- The heads of CNN and News Corp. have both spoken out against the power Facebook and Google have over digital media.
- On Monday, CNN President Jeff Zucker said the government should look at Facebook and Google’s monopoly power. News Corp. executive chairman Rupert Murdoch said in January that Facebook should pay media companies for content they post to the site.
- The comments hint at a war brewing between the interests of Big Media and Big Tech.
If CNN President Jeff Zucker’s comments on Monday are anything to go by, Big Media is taking on Big Tech.
Over the past few years, smaller, digital-native companies have had to grapple with the changing whims of Big Tech platforms run by Facebook and Google. Small adjustments in the Facebook News Feed or Google search algorithms can have an outsized, disastrous effect on those smaller firms.
For example: Just last week, Vox Media, which publishes sites like Racked, The Verge, and SB Nation, laid off 50 staffers, mostly from departments working on native social media. It was the latest sign of turmoil as digital-media companies grapple with big, tech-driven shifts in the industry.
But this year, traditional media companies have started to wake up to the power and influence of the Big Tech platforms as they try to transition to digital. Speaking at the Mobile World Congress (MWC) event in Barcelona on Monday, CNN President Jeff Zucker said the government should look into the monopoly power Google and Facebook have over certain industries.
“Everyone is looking at whether these combinations of AT&T and Time Warner or Fox and Disney pass government approval and muster. The fact is nobody for some reason is looking at these monopolies that are Google and Facebook. That’s where the government should be looking, and helping to make sure everyone else survives. I think that’s probably the biggest issue facing the growth of journalism in the years ahead,” Zucker said during his MWC speech, according to Variety.
(AT&T is in a legal battle with the DOJ over its acquisition of Time Warner, which owns CNN. Disney is buying most of 21st Century Fox.)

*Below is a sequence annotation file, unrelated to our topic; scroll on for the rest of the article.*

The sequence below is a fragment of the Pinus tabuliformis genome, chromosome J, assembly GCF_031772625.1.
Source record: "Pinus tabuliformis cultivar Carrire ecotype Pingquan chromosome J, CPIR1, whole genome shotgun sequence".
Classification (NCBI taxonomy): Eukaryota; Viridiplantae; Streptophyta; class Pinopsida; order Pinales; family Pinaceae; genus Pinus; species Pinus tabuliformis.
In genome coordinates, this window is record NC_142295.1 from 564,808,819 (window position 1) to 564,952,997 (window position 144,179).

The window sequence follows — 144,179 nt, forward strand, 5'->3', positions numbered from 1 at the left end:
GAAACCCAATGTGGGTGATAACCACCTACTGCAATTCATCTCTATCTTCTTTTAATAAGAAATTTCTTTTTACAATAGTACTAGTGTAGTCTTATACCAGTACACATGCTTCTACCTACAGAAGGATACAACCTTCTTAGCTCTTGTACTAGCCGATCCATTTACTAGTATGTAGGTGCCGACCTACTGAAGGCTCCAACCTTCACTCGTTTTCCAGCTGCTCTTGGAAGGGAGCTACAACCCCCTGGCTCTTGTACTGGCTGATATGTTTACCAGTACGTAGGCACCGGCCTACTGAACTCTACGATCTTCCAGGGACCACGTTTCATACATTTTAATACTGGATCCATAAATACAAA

Zucker’s comments mirrored those made last month by News Corp. Executive Chairman Rupert Murdoch. In a statement, Murdoch said Facebook should adopt a model that pays content producers, just like cable companies pay networks to carry their content. Murdoch’s statement also blasted Facebook’s fake-news problem.
“Facebook and Google have popularized scurrilous news sources through algorithms that are profitable for these platforms but inherently unreliable,” Murdoch said.
The comments from Zucker and Murdoch this year are the clearest signs yet that large media organizations are building a case against digital giants like Facebook and Google, which take in the vast majority of digital advertising dollars.
The defensive statements come with good reason. It turns out they’re no more immune to Big Tech’s influence on media than their small, digital-only counterparts — and they’re starting to feel the ill effects. Earlier this month, CNN laid off a few dozen staffers and restructured its digital business. CNN’s media correspondent wrote that the layoffs were “symptomatic of problems throughout the digital media marketplace.”
That digital marketplace is dominated by Facebook and Google, with little room for established Big Media players like CNN and Fox News to break through.
It’s happening slowly, but it is starting to sound like a war is brewing between media and tech.
This column does not necessarily reflect the opinion of Business Insider.